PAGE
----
The media, no matter its political leanings, joined in the attacks on Edward Snowden when he announced what the NSA is doing. Rather than debating the appropriateness of his release of this information, the media trashed his personal character, starting out with a focus on his being “a high school dropout” and having a girlfriend who is a “pole dancer.”

CBS’s Bob Schieffer may have used the kindest description, saying that Snowden is “no hero” like Rosa Parks or Martin Luther King, Jr. because he ran off and hid in China. He did say that Snowden is “a narcissistic young man who has decided he is smarter than the rest of us.” (If Snowden knows about NSA’s actions, then he’s certainly smarter than I am!)

The New Yorker’s Jeffrey Toobin called him a “grandiose narcissist who deserves to be in prison” and a “naïve nincompoop.”  Tom Brokaw dismissed him as a “military washout.” The Washington Post’s Richard Cohen dubbed Snowden a “cross-dressing Little Red Riding Hood.” Fox went farther overboard when Ralph Peters advocated assassinating Snowden. As he supports the PATRIOT Act and blames the president for an intrusive government, Bill O’Reilly wants Snowden arrested. Somewhat agreeing with O’Reilly, Sean Hannity thought seven years ago that surveillance was just peachy but now believes the president is acting as Big Brother.

While these elitists spend air time and paper sliming the person who revealed NSA’s unconstitutional actions, the media has largely ignored the private contractor who the government hired to spy on the U.S. people. As James Clapper, U.S. director of national intelligence, calls Edward Snowden a traitor to the public interest and the country, Clapper’s former employer, Booze Allen Hamilton needs closer scrutiny.

In February 2012, the U.S. Air Force suspended Booz Allen from seeking government contracts because Joselito Meneses, a former deputy chief of information technology for the Air Force, gave Booz Allen a hard drive with confidential information about a competitor’s contracting on the first day that he went to work for the company. Two months later, Booz Allen fired Meneses and paid the Air Force $65,000. He wasn’t the only former Air Force officer to be hired as an executive for the company.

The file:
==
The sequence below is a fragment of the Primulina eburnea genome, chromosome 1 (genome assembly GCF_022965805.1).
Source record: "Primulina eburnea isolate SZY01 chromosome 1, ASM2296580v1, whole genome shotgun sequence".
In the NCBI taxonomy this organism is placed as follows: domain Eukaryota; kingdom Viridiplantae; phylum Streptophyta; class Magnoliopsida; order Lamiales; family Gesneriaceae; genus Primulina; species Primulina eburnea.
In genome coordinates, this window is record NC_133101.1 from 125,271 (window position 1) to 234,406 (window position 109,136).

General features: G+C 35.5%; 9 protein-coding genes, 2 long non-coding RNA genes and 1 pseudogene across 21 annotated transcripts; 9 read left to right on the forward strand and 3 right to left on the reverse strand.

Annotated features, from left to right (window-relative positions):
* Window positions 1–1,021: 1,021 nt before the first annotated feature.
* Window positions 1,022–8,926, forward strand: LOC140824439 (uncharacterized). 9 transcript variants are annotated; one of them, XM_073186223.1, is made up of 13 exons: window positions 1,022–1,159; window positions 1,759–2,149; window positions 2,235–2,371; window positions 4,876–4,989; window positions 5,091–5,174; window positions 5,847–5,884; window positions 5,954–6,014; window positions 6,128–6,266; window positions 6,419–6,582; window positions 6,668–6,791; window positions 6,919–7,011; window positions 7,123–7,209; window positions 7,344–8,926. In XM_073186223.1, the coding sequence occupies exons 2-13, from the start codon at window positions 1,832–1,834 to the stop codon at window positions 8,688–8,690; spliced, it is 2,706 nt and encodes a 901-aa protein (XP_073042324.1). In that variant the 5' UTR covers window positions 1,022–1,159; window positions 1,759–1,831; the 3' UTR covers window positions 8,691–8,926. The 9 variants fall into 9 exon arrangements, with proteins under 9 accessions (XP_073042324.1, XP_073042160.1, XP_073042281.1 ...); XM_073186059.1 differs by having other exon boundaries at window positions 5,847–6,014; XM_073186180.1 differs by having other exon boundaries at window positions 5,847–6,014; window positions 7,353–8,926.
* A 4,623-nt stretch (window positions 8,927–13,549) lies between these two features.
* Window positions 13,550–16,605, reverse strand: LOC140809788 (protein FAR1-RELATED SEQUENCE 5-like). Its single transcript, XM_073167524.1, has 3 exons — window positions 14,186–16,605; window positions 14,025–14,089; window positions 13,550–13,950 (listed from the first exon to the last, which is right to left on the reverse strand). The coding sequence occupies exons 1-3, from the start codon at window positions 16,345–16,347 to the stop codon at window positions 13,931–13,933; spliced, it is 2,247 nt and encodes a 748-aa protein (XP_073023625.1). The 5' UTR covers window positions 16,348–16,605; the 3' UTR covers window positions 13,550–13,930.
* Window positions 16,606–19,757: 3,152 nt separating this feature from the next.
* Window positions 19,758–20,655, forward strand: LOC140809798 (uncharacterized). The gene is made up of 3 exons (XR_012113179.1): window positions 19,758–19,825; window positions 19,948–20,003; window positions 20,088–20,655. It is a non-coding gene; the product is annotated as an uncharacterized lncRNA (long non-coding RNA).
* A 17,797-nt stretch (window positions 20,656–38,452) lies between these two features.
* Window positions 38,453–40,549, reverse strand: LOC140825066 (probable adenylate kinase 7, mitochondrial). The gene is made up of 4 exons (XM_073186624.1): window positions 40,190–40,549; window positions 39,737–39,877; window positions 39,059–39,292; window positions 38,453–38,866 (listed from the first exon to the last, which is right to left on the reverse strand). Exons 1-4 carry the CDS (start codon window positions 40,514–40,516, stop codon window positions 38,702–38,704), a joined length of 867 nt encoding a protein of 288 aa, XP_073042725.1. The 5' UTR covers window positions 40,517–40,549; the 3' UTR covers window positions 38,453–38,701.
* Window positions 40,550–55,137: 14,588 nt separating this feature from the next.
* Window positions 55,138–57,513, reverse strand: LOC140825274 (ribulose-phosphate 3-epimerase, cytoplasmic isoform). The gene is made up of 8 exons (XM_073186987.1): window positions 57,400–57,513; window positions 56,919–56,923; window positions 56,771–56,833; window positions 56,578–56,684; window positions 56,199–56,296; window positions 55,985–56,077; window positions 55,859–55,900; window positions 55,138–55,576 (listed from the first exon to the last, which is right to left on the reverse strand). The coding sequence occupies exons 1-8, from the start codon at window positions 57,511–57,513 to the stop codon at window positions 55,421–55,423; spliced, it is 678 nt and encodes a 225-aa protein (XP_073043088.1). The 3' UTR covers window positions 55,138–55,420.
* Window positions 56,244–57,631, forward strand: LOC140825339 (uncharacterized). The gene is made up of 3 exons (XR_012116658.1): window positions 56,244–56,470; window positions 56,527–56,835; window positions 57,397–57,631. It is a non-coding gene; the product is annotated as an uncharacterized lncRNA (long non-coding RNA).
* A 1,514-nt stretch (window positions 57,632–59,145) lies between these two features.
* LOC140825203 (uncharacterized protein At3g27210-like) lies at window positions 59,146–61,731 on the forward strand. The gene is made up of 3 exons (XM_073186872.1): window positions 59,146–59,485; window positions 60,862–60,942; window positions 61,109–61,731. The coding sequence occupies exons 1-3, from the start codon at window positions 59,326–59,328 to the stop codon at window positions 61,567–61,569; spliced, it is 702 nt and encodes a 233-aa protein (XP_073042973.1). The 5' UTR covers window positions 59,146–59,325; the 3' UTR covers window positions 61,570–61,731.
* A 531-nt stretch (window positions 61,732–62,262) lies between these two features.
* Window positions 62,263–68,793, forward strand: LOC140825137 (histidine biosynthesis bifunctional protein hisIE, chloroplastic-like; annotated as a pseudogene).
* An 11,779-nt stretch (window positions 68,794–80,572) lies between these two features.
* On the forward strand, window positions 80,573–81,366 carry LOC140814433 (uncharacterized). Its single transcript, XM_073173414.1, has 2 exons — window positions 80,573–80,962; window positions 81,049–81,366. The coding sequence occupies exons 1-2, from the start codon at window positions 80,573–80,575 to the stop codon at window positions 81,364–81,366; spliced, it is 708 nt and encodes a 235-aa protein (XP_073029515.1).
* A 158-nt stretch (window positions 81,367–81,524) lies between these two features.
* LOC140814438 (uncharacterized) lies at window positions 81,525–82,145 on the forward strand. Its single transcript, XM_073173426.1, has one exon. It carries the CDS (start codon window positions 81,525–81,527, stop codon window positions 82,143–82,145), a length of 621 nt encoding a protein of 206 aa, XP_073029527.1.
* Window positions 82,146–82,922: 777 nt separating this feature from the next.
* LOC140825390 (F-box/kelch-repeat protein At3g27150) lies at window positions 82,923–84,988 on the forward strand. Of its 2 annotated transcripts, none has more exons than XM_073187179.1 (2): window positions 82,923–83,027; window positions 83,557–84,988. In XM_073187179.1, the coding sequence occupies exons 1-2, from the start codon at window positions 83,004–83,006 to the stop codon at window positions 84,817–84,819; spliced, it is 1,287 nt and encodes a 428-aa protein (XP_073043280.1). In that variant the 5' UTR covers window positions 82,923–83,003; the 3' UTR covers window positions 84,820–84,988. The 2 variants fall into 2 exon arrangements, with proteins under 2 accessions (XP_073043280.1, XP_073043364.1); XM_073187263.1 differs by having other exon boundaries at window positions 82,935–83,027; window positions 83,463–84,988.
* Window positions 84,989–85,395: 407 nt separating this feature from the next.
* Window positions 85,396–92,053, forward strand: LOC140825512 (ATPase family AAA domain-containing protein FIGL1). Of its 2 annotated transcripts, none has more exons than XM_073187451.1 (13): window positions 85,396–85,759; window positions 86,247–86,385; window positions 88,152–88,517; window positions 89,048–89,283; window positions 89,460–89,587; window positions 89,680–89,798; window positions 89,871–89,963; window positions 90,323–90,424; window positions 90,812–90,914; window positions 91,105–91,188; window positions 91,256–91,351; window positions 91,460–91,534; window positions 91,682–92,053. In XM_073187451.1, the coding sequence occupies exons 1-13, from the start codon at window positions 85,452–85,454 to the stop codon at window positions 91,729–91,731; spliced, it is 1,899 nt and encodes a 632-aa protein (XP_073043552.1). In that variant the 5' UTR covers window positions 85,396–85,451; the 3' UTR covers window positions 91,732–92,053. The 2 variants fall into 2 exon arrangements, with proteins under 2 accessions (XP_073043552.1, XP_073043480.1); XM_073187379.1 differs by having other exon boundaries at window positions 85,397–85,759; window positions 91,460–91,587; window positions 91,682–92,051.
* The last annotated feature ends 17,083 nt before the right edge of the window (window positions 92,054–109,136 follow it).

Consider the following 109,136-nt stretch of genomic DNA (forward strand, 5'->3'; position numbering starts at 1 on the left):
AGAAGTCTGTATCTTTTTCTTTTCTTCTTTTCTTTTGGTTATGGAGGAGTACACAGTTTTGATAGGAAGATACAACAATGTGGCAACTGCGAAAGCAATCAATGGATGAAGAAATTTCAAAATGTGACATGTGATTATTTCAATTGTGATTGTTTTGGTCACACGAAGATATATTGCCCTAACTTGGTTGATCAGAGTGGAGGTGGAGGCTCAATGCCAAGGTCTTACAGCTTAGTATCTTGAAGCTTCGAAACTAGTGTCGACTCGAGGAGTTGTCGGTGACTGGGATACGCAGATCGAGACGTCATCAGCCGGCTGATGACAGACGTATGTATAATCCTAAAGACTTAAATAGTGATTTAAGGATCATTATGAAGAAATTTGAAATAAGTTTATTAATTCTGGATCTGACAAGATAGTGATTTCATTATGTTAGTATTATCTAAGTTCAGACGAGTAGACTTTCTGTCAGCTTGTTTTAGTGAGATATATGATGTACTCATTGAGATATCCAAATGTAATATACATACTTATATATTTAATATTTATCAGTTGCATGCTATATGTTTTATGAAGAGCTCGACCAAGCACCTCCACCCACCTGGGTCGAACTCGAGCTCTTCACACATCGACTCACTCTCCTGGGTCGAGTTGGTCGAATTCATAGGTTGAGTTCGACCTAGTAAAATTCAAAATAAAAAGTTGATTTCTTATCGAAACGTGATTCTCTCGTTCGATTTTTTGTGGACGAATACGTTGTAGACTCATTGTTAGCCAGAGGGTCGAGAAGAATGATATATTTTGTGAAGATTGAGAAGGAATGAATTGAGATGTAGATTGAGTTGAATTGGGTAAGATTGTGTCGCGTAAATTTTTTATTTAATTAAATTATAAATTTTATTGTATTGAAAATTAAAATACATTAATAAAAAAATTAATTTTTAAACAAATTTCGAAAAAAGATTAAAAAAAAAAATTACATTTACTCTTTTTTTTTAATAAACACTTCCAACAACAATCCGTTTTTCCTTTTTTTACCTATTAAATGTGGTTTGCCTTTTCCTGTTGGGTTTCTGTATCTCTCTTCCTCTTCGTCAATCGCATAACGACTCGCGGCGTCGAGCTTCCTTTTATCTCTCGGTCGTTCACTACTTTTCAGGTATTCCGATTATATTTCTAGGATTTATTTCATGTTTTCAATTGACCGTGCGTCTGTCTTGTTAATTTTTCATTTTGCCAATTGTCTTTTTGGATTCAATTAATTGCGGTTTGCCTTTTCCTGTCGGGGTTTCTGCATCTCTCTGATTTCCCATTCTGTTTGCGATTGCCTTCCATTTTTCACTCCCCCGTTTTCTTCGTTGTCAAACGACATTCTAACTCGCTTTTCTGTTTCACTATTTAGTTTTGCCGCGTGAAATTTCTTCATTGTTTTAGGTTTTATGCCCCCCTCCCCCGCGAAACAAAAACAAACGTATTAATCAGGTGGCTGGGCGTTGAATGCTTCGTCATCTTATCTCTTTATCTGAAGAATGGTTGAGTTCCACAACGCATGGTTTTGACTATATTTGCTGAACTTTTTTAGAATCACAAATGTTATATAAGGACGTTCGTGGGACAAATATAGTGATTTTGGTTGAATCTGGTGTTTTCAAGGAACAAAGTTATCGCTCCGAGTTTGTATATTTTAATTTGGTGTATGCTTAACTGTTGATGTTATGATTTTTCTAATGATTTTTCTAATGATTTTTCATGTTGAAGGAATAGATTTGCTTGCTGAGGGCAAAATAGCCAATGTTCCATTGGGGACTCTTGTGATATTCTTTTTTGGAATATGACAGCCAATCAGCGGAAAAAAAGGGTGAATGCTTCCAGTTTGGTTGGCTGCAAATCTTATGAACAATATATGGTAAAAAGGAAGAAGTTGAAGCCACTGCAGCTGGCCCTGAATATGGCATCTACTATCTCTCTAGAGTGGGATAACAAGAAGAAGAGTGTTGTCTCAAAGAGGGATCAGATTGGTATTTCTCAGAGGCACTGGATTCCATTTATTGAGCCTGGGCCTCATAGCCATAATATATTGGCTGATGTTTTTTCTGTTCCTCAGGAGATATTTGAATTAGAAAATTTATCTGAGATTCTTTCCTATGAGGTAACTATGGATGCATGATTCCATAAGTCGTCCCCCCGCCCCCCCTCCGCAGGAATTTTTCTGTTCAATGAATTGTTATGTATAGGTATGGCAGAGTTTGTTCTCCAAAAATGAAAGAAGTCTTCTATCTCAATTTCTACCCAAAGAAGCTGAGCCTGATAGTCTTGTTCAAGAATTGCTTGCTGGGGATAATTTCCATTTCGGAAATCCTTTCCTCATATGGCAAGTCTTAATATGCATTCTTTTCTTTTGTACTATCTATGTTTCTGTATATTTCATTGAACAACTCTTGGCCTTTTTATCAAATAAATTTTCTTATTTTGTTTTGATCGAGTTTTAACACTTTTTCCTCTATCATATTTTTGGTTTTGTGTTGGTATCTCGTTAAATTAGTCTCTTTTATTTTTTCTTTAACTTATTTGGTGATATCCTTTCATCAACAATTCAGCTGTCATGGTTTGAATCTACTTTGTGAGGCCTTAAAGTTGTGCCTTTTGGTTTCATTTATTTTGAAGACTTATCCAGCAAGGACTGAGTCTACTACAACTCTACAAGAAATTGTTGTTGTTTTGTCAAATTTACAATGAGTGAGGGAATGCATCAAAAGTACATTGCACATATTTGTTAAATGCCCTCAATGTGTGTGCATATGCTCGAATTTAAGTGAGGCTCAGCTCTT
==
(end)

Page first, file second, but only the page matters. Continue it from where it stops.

Booz Allen admitted to overbilling the National Aeronautics and Space Administration (NASA) by inflating monthly hours of employees and submitting excessive billings. Four years ago, the company repaid the government $325,000 to settle the charges. A company whistleblower revealed this information to the government. Three years earlier, Booz Allen was also caught overbilling. Its share of a $15 million settlement under the False Claims Act was $3.3 million.

Ralph Shrader, Booze Allen’s chair, CEO, and president, came to the company in 1974 after working at two telecommunications companies: Western Union, where he was national director of advanced systems planning; and RCA, where he served in the company’s government communications system division. In the 1970s, those two companies participated in a secret surveillance program, Minaret, agreeing to give NSA all U.S. telephone calls and telegrams. This and other spying programs led to Congressional hearings to study government intelligence activities.

Over a million private contractors are cleared to handle highly sensitive government matters. Frequently, they even perform the country’s national security clearances. Almost half the 25,000 Booze Allen employees have top secret security clearances, and 98 percent of the company’s income came from the government last year.

When the news first broke about the massive collections of date on people in the United States, conservative pundit Bill Kristol said that the GOP should not consider this a scandal like other ones such as the IRS.

Kristol said:

“They’re not allowed to go into that data until they have a warrant signed off on by a judge. That is totally different from the IRS abuses, which I think are very serious, and I think it’s very important for conservatives and Republicans to make that distinction.”

I wonder what he and the other conservatives think now that that they’ve discovered that the NSA is looking at anyone’s technological communications with no need for warrants. I also wonder if the left and right mix of senators—including Diane Feinstein (D-CA), Saxby Chambliss (R-GA), and Lindsey Graham (R-SC)—still think that mining every technological piece of information about the people in the United States is just fine.  If they do, their constituents may disagree.

prism 1

prism 2One humorous aside to the PRISM program: NSA failed to get permission for use of a copyrighted photograph by Adam Hart-Davis for its logo. That may be part of their philosophy that they are above the law.